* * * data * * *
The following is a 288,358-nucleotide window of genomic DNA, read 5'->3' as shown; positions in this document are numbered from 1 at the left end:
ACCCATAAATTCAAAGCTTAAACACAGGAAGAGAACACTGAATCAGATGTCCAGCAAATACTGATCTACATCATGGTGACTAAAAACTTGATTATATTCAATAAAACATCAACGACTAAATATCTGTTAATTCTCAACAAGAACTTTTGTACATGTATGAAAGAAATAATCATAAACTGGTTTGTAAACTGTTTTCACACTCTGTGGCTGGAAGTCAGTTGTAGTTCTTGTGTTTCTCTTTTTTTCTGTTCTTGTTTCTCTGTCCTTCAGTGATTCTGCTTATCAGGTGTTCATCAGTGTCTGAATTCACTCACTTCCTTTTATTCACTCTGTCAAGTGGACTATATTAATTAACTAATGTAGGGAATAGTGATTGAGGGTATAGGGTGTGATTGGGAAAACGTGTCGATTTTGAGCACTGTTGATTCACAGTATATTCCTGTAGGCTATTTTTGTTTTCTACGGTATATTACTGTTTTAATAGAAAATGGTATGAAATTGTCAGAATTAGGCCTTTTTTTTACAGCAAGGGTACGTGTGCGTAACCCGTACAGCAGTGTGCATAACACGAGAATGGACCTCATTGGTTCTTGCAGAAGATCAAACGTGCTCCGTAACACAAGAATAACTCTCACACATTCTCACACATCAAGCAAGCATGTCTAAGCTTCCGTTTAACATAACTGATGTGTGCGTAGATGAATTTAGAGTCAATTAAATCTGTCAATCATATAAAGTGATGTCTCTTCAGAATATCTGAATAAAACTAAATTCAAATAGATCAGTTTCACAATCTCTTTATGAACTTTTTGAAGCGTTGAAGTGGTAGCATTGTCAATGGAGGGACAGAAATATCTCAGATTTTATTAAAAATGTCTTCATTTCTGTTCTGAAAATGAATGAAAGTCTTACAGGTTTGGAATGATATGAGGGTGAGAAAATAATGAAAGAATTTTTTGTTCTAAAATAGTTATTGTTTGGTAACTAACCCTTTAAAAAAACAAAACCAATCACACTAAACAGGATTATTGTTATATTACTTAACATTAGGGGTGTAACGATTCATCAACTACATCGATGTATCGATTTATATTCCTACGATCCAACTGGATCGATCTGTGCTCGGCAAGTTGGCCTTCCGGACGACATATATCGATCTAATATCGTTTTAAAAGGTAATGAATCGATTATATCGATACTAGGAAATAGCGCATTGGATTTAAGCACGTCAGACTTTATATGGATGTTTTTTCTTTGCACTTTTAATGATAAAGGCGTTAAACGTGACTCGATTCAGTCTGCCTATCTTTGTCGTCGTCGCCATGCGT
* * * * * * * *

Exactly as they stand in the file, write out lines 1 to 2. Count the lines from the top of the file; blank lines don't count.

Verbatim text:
The following is a 288,358-nucleotide window of genomic DNA, read 5'->3' as shown; positions in this document are numbered from 1 at the left end:
ACCCATAAATTCAAAGCTTAAACACAGGAAGAGAACACTGAATCAGATGTCCAGCAAATACTGATCTACATCATGGTGACTAAAAACTTGATTATATTCAATAAAACATCAACGACTAAATATCTGTTAATTCTCAACAAGAACTTTTGTACATGTATGAAAGAAATAATCATAAACTGGTTTGTAAACTGTTTTCACACTCTGTGGCTGGAAGTCAGTTGTAGTTCTTGTGTTTCTCTTTTTTTCTGTTCTTGTTTCTCTGTCCTTCAGTGATTCTGCTTATCAGGTGTTCATCAGTGTCTGAATTCACTCACTTCCTTTTATTCACTCTGTCAAGTGGACTATATTAATTAACTAATGTAGGGAATAGTGATTGAGGGTATAGGGTGTGATTGGGAAAACGTGTCGATTTTGAGCACTGTTGATTCACAGTATATTCCTGTAGGCTATTTTTGTTTTCTACGGTATATTACTGTTTTAATAGAAAATGGTATGAAATTGTCAGAATTAGGCCTTTTTTTTACAGCAAGGGTACGTGTGCGTAACCCGTACAGCAGTGTGCATAACACGAGAATGGACCTCATTGGTTCTTGCAGAAGATCAAACGTGCTCCGTAACACAAGAATAACTCTCACACATTCTCACACATCAAGCAAGCATGTCTAAGCTTCCGTTTAACATAACTGATGTGTGCGTAGATGAATTTAGAGTCAATTAAATCTGTCAATCATATAAAGTGATGTCTCTTCAGAATATCTGAATAAAACTAAATTCAAATAGATCAGTTTCACAATCTCTTTATGAACTTTTTGAAGCGTTGAAGTGGTAGCATTGTCAATGGAGGGACAGAAATATCTCAGATTTTATTAAAAATGTCTTCATTTCTGTTCTGAAAATGAATGAAAGTCTTACAGGTTTGGAATGATATGAGGGTGAGAAAATAATGAAAGAATTTTTTGTTCTAAAATAGTTATTGTTTGGTAACTAACCCTTTAAAAAAACAAAACCAATCACACTAAACAGGATTATTGTTATATTACTTAACATTAGGGGTGTAACGATTCATCAACTACATCGATGTATCGATTTATATTCCTACGATCCAACTGGATCGATCTGTGCTCGGCAAGTTGGCCTTCCGGACGACATATATCGATCTAATATCGTTTTAAAAGGTAATGAATCGATTATATCGATACTAGGAAATAGCGCATTGGATTTAAGCACGTCAGACTTTATATGGATGTTTTTTCTTTGCACTTTTAATGATAAAGGCGTTAAACGTGACTCGATTCAGTCTGCCTATCTTTGTCGTCGTCGCCATGCGT